June 25, 1998 |
Shares of Amgen Inc., the world's largest biotechnology company, rose 6.5% as the government confirmed that Medicare will pay for the company's anemia treatment Epogen even if the drug boosts red blood cells over an earlier limit. Amgen's stock rose $4.06 to close at $66.75 in Nasdaq trading. The shares earlier hit a 52-week high of $67.25. Thousand Oaks-based Amgen could sell more Epogen because the federal government changed a 1997 rule on Medicare reimbursement for the drug.
July 1, 1997 |
Amgen said it expects changes in Medicare reimbursement rules to slow the sales growth of Epogen, one of its best-selling drugs, although it doesn't expect it to affect earnings significantly. Amgen said in a statement that it is "comfortable" with analysts' per-share earnings estimates of $2.80 to $2.85 for the year and 70 to 73 cents for the second quarter. It had earnings of 64 cents a share in the same quarter last year.
CALIFORNIA | LOCAL
March 14, 2000 |
Amgen Inc., the world's largest biotechnology company, has raised the price of its anemia drug Epogen for the first time in the drug's 11-year history. Amgen spokesman Peter Teeley said the price of Epogen, the company's best-selling product, will rise 3.9% because inflation is increasing its costs. The price rise may be a sign Amgen needs to boost profit because it plans to increase spending to introduce new products, an analyst said.
December 8, 1998 |
Medicare payments for Amgen Inc.'s Epogen and other drugs would be reduced under a $2-billion proposal introduced by President Clinton. The administration last month signaled Clinton's intention to try to get Congress to cut payments for the anti-anemia drug. Epogen accounted for about half of Amgen's 1997 revenue, much of that from the government Medicare health insurance program.
September 25, 1998 |
Transkaryotic Therapies Inc. and Hoechst Marion Roussel are about to begin late-stage human trials on a rival version of Amgen Inc.'s top-selling drug, the anemia treatment Epogen, Transkaryotic's chief executive said. The two companies will start the last of three trials needed to apply for Food and Drug Administration approval "within a matter of days," said Richard Selden. They're taking the move after a U.S.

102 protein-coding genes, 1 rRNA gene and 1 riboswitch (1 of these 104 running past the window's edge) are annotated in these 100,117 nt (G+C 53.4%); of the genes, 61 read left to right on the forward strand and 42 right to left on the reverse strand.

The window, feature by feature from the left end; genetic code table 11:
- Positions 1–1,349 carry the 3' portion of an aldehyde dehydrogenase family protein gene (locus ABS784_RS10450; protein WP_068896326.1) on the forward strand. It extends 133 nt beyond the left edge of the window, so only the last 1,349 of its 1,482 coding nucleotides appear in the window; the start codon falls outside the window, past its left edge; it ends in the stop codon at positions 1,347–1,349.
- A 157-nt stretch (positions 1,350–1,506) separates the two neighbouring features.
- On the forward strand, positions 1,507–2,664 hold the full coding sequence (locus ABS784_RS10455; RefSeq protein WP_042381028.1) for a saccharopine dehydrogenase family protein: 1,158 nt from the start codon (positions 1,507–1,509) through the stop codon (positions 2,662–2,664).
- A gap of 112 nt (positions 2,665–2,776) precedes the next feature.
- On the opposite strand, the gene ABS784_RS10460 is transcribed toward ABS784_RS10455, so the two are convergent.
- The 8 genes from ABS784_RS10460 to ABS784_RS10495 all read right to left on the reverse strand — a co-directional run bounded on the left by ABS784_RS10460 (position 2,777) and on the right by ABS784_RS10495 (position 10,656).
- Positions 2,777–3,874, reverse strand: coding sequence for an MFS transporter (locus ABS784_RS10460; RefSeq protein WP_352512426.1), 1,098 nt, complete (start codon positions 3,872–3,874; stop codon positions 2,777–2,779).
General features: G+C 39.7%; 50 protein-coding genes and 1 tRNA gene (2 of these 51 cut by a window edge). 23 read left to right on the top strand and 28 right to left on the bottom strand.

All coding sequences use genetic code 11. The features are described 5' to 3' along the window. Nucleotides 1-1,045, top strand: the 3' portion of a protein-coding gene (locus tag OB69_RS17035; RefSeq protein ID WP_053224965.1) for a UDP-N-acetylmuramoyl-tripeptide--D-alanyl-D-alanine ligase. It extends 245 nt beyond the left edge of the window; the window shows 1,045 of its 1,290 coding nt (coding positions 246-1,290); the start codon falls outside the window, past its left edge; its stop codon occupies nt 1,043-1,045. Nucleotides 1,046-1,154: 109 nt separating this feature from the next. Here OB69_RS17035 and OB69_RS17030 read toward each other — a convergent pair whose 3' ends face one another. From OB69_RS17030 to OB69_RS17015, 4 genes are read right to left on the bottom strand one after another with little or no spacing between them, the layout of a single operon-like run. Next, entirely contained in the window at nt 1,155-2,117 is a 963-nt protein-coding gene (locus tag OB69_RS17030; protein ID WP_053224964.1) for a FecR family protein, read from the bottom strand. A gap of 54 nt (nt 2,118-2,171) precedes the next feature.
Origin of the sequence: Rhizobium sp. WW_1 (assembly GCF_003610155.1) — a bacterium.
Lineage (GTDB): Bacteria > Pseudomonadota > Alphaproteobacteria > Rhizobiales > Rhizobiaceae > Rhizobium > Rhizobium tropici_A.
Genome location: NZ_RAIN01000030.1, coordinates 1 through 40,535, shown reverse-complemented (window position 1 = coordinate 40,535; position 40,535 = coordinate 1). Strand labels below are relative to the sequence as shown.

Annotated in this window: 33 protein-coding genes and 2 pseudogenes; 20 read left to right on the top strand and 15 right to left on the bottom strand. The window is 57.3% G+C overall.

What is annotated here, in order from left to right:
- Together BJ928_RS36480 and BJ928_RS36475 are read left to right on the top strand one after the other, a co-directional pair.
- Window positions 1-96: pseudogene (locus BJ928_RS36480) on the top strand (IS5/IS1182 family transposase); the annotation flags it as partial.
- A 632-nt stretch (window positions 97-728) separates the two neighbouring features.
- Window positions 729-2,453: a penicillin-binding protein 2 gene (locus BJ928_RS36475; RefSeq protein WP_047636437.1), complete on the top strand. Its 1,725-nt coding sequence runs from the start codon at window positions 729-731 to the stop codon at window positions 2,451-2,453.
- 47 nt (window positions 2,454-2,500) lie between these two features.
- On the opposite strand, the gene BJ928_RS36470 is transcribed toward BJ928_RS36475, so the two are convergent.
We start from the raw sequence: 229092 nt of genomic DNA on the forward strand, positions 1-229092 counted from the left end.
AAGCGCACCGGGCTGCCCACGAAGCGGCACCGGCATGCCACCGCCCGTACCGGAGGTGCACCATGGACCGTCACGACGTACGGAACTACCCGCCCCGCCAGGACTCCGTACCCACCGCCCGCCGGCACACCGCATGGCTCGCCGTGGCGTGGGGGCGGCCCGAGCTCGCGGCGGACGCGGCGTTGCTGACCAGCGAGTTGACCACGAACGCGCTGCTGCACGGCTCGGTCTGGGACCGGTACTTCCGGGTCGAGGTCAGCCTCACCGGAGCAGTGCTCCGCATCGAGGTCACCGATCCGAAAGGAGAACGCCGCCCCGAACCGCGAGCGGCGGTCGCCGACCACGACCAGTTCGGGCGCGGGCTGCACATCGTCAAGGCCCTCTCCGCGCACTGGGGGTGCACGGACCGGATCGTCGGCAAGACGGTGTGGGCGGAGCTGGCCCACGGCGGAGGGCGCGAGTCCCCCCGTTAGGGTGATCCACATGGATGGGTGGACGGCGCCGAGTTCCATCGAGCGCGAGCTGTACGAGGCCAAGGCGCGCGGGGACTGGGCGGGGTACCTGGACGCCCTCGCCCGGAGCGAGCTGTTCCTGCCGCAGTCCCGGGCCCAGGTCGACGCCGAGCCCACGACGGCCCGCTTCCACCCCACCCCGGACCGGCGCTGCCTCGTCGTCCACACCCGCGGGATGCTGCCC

CALIFORNIA | LOCAL
October 12, 1999 |
Amgen has dedicated a manufacturing facility in Longmont, Colo., which initially will produce Epoetin alfa, a protein marketed in the United States under the name Epogen. The drug is used to treat dialysis patients who suffer from anemia associated with kidney failure. Amgen officials said the Longmont plant eventually will produce other drugs as well.
May 15, 2000 |
The drug is already worth billions of dollars and could be worth billions more. No wonder Wall Street will be paying close attention this week as a 3-year-old fight over who is allowed to produce it finally goes to trial. Epogen, a red blood cell stimulator commonly used to treat anemia in kidney dialysis patients, accounted for $1.8 billion in U.S. sales last year for Thousand Oaks-based Amgen Inc., the world's largest biotechnology company. But a smaller company, Cambridge, Mass.
April 29, 1997 |
Amgen Inc. reported that its first-quarter profit rose 26% on increased sales of its two biggest drugs, Epogen and Neupogen. The Thousand Oaks-based company said net income rose to $180.3 million, or 65 cents a share, from $143.6 million or 51 cents in the year-earlier period. Revenue rose 13% to $575.5 million from $507.9 million in the year-earlier period.
July 24, 1990
Amgen Inc., a biotechnology company in Thousand Oaks that is reaping the early rewards of its new drug Epogen, said its fiscal first-quarter profit soared to $11.1 million from $835,000 a year earlier. The profit jump came on a surge in Amgen's revenue in the quarter that ended June 30, to $71.7 million from $28.5 million a year earlier.